Anthony Donskov

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What makes for an efficient skater?

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What makes a great skater?  This is a complex question to answer. The truth is, no two strides are the same and there is no perfect answer.  Skating, like playing the guitar, is a skill.  There are plenty of players playing at high levels that have unorthodox stride signatures.  The game of hockey is complex, and although skating comes at a premium, one also must consider hockey sense, technical, and tactical tendencies as all may lead to efficiency on the ice. 

So, the question remains. What makes for a great skater?  Below is what I call the skating funnel.  It moves from foundational to specific.  All components, I consider important for being an efficient skater on the ice.  Let’s take a look at each component in more detail. 


  1. Genetics: Thank Mom and Dad for this one.  Although certain characteristics of muscle architecture can be trained, it’s also highly genetically dependent.  In other words, everyone has a unique ceiling.  In terms of muscles and human movement, two of the most important architectural parameters are physiological cross-sectional area (PCSA) and fiber length.  Muscle force is proportional to PCSA, and muscle velocity is proportional to fiber length.  Longer muscles generate higher velocity movement which may be critical for speed on the ice.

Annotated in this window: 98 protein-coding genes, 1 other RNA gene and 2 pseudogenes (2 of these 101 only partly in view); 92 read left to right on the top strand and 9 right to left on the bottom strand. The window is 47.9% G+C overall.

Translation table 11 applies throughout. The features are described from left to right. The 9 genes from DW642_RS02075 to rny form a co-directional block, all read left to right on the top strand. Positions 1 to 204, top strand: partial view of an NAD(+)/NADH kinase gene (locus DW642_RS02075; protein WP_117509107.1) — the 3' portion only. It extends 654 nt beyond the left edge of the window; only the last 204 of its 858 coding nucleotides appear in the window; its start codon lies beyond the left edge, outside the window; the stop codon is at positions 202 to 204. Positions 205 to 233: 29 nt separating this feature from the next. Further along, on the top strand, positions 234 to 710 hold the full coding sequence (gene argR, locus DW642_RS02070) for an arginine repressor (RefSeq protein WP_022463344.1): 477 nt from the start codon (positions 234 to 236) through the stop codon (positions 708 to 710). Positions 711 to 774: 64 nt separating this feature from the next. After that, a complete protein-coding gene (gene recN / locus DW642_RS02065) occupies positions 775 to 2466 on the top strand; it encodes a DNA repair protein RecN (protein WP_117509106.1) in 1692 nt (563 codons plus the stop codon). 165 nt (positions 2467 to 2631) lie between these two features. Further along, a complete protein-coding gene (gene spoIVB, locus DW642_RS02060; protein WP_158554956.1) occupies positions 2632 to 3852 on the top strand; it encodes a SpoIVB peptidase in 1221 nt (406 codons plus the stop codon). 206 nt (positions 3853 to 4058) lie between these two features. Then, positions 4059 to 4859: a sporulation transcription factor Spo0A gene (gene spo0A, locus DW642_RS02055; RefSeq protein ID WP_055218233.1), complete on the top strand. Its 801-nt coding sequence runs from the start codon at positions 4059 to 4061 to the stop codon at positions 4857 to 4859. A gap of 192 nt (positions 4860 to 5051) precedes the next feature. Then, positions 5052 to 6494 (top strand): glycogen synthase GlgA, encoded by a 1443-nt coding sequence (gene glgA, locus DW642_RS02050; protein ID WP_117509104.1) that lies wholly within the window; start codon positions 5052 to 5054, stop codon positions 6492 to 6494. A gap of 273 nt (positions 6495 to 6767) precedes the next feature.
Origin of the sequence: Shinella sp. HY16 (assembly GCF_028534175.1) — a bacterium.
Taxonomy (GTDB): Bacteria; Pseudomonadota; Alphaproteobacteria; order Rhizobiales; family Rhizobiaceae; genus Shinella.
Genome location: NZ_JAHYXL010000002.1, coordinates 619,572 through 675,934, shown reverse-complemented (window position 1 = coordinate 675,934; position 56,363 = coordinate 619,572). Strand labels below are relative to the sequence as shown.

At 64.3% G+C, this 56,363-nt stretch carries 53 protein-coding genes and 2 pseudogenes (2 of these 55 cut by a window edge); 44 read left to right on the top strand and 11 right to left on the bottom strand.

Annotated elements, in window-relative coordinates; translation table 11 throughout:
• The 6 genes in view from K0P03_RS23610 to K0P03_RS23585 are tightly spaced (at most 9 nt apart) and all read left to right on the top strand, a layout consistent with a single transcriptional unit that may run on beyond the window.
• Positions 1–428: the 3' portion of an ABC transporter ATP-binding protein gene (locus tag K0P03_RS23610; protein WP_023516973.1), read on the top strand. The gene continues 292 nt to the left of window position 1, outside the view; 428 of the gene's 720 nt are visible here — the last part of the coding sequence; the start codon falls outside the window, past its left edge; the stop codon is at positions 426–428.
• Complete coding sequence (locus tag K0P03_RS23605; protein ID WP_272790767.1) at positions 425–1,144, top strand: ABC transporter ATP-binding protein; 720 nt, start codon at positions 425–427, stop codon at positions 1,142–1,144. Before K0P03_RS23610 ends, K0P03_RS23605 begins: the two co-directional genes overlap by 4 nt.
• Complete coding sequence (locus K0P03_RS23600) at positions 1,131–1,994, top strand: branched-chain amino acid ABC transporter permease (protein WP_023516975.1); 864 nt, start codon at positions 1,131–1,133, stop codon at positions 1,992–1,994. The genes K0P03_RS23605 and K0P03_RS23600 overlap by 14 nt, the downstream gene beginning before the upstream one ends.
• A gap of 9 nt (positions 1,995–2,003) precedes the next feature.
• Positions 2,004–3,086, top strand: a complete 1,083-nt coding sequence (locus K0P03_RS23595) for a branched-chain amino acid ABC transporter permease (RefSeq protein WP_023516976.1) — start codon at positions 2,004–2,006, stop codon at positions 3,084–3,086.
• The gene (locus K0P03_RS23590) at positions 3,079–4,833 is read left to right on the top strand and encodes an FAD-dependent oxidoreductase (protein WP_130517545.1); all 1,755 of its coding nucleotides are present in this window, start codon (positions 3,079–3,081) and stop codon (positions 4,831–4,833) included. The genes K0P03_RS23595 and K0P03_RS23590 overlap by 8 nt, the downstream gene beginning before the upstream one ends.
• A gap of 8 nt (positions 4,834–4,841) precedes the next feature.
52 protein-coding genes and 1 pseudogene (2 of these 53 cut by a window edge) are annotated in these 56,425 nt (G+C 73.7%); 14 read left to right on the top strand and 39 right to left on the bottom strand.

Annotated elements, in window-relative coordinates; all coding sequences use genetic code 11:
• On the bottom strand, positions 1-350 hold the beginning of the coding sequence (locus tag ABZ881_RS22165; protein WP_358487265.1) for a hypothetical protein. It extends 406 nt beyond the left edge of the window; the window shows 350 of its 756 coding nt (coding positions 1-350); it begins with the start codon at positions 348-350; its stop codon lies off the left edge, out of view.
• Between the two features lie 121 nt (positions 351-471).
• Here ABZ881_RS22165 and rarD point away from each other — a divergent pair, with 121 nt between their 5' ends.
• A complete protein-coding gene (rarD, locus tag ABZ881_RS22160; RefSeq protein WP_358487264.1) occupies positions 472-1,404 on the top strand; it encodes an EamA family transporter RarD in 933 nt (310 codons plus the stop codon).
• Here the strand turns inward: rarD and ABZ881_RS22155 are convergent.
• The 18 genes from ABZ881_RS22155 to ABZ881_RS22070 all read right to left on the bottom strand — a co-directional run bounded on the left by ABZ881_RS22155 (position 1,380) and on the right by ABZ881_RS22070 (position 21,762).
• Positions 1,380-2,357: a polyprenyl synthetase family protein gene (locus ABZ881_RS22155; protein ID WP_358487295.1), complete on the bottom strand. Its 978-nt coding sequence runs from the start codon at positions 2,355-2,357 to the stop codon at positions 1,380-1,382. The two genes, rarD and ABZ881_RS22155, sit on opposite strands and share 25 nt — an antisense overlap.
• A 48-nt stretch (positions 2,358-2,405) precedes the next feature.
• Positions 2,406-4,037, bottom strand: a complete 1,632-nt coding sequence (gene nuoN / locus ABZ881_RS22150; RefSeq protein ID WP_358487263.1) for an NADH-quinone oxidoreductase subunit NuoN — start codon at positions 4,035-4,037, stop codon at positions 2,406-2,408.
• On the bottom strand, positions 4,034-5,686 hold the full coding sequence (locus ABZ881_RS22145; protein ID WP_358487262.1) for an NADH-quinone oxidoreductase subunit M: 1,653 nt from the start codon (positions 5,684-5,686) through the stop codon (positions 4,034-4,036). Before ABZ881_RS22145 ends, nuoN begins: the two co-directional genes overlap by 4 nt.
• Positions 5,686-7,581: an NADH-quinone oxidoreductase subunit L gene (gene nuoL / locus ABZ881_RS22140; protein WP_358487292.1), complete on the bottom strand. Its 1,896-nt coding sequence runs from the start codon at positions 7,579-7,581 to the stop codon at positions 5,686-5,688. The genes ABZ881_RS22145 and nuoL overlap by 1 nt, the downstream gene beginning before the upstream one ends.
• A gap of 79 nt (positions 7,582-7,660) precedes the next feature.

Lever length also plays a role.  Work is equal to force applied over a distance.  Thus, if we increase the length of a lever, we can reduce the force needed to get work done.  This is the equivalent of riding a bike with a WD40 chain as opposed to riding a bike with a rusty bike chain.  Efficiency is maximized with longer levers.  You can’t train this!

  1. Physical/Trainable Qualities: These are what I consider trainable variables that are critical to be a fast, efficient skater. 
  • Mobility: Movement efficiency is the ability to effectively reach a desired posture or position.  As we age, many times we lose the requisite mobility needed to attain these postures and in doing so tremendously compromise our conditioning on the ice. Impulse is a product of net force and the amount of time the force is applied.  If we can produce force for longer periods of time, we can create more impulse.  If a young skater can gain a few extra inches of knee bend, he/she can effectively increase the amount of time that force is applied and be much more efficient re: energy expenditure.
  • Strength: In order to overcome inertia and accelerate, strength is needed to create pressure between the ice and the skate blade.  Researchers have found significant differences between off-ice lower body strength tests and acceleration ability.  Elite players could jump significantly further in the single leg broad jump than lower caliber players [1-3]. It appears that higher levels of strength may differentiate elite from non-elite skaters.                                                                                          Step width is the measurement from the ipsilateral foot relative to the contralateral foot during propulsion.  Large amounts of hip abduction are needed in conjunction with large step widths to improve acceleratory ability on the ice [1,2,4].  In order to produce large step widths requisite strength is needed to produce friction in a non-friction environment.